How to Read a Latin Poem If You Can't Read Latin Yet: Books

By Rees, Roger | The Times Higher Education Supplement : THE, April 4, 2013 | Go to article overview

How to Read a Latin Poem If You Can't Read Latin Yet: Books


Rees, Roger, The Times Higher Education Supplement : THE


How to Read a Latin Poem If You Can't Read Latin Yet. By William Fitzgerald. Oxford University Press. 288pp, Pounds 20.00. ISBN 9780199657865. Published 21 February 2013

About 40 years ago, faced with declining numbers of students and charges of elitism in an educational climate where the 11-plus was beginning to have to fight for its survival, Classics departments in most UK universities began to introduce Classical studies courses and degrees. Having little Latin and less Greek was no longer a barrier to the study of Homer, Plato, Cicero, Virgil, Tacitus and the rest of antiquity's great writers, because Classical studies degrees offered the texts in translation. The ancient languages would remain available, but by providing programmes in translation as well, Classics could shed its crusty image and open its doors to everyone. In translation, reading lists could grow, demanding that students read huge swathes of text and develop panoramic views of ancient literary culture. No Greek and Latin required; no elitism; no problem.

But there was a problem. While Classical studies has evolved into a rich and popular degree, combining the history, literature, art, myth, politics and philosophy of Greece and Rome, and like many other humanities programmes sends out plenty of graduates into the workplace, few of them can pursue a career in secondary education; fewer still in the tertiary sector. If you can't read a Latin poem in Latin, what you can think, say, write and teach about a Latin poem in translation is restricted. In literary criticism in particular, Classical studies has a glass ceiling. The profession knows this, and has tried various means to keep Latin alive in UK education since the 1970s: the Cambridge Latin Course (not rigorous enough), the Oxford Latin Course (too hard), Minimus (just right, if you catch the pupil young enough), and intensive beginners' courses in sixth forms and degree programmes, as well as summer schools to cater for all abilities.

The rest of this article is only available to active members of Questia

Sign up now for a free, 1-day trial and receive full access to:

  • Questia's entire collection
  • Automatic bibliography creation
  • More helpful research tools like notes, citations, and highlights
  • Ad-free environment

Already a member? Log in now.

Notes for this article

Add a new note
If you are trying to select text to create highlights or citations, remember that you must now click or tap on the first word, and then click or tap on the last word.
One moment ...
Project items

Items saved from this article

This article has been saved
Highlights (0)
Some of your highlights are legacy items.

Highlights saved before July 30, 2012 will not be displayed on their respective source pages.

You can easily re-create the highlights by opening the book page or article, selecting the text, and clicking “Highlight.”

Citations (0)
Some of your citations are legacy items.

Any citation created before July 30, 2012 will labeled as a “Cited page.” New citations will be saved as cited passages, pages or articles.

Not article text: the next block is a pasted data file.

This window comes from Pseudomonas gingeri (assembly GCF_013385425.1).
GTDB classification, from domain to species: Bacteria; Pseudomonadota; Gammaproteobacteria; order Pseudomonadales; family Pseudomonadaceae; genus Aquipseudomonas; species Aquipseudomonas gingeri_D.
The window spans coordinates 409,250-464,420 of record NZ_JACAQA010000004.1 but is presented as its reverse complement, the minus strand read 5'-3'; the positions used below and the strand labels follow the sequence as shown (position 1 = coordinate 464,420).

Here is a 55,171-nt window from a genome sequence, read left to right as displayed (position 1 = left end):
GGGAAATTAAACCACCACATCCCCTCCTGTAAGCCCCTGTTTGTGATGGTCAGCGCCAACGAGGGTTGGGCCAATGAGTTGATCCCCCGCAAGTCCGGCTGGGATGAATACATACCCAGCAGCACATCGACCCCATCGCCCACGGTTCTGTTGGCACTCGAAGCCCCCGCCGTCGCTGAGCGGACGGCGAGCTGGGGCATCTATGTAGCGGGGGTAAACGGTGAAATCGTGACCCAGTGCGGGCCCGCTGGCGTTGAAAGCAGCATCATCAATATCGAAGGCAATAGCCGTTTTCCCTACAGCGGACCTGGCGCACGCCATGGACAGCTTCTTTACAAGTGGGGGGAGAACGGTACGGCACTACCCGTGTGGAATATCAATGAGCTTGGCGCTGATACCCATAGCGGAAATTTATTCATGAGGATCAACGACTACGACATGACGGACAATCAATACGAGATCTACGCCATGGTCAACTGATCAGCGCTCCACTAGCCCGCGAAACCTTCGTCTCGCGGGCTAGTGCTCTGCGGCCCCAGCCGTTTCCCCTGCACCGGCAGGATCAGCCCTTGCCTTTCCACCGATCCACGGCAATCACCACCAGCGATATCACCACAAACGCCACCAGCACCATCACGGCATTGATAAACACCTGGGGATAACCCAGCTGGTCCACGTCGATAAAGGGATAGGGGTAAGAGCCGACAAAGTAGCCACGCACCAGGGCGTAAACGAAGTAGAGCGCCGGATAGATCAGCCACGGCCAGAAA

We also added the ability to view new citations from your projects or the book or article where you created them.

Notes (0)
Bookmarks (0)

You have no saved items from this article

Project items include:
  • Saved book/article
  • Highlights
  • Quotes/citations
  • Notes
  • Bookmarks
Notes
Cite this article

Cited article

Style
Citations are available only to our active members.
Sign up now to cite pages or passages in MLA, APA and Chicago citation styles.

(Einhorn, 1992, p. 25)

(Einhorn 25)

1

1. Lois J. Einhorn, Abraham Lincoln, the Orator: Penetrating the Lincoln Legend (Westport, CT: Greenwood Press, 1992), 25, http://www.questia.com/read/27419298.

Cited article

How to Read a Latin Poem If You Can't Read Latin Yet: Books
Settings

Settings

Typeface
Text size Smaller Larger
Search within

Search within this article

Look up

Look up a word

  • Dictionary
  • Thesaurus
Please submit a word or phrase above.
Print this page

Print this page

Why can't I print more than one page at a time?

Full screen

matching results for page

Cited passage

Style
Citations are available only to our active members.
Sign up now to cite pages or passages in MLA, APA and Chicago citation styles.

"Portraying himself as an honest, ordinary person helped Lincoln identify with his audiences." (Einhorn, 1992, p. 25).

"Portraying himself as an honest, ordinary person helped Lincoln identify with his audiences." (Einhorn 25)

"Portraying himself as an honest, ordinary person helped Lincoln identify with his audiences."1

1. Lois J. Einhorn, Abraham Lincoln, the Orator: Penetrating the Lincoln Legend (Westport, CT: Greenwood Press, 1992), 25, http://www.questia.com/read/27419298.

Cited passage

Welcome to the new Questia Reader

The Questia Reader has been updated to provide you with an even better online reading experience.  It is now 100% Responsive, which means you can read our books and articles on any sized device you wish.  All of your favorite tools like notes, highlights, and citations are still here, but the way you select text has been updated to be easier to use, especially on touchscreen devices.  Here's how:

1. Click or tap the first word you want to select.
2. Click or tap the last word you want to select.

OK, got it!

Thanks for trying Questia!

Please continue trying out our research tools, but please note, full functionality is available only to our active members.

Your work will be lost once you leave this Web page.

For full access in an ad-free environment, sign up now for a FREE, 1-day trial.

Already a member? Log in now.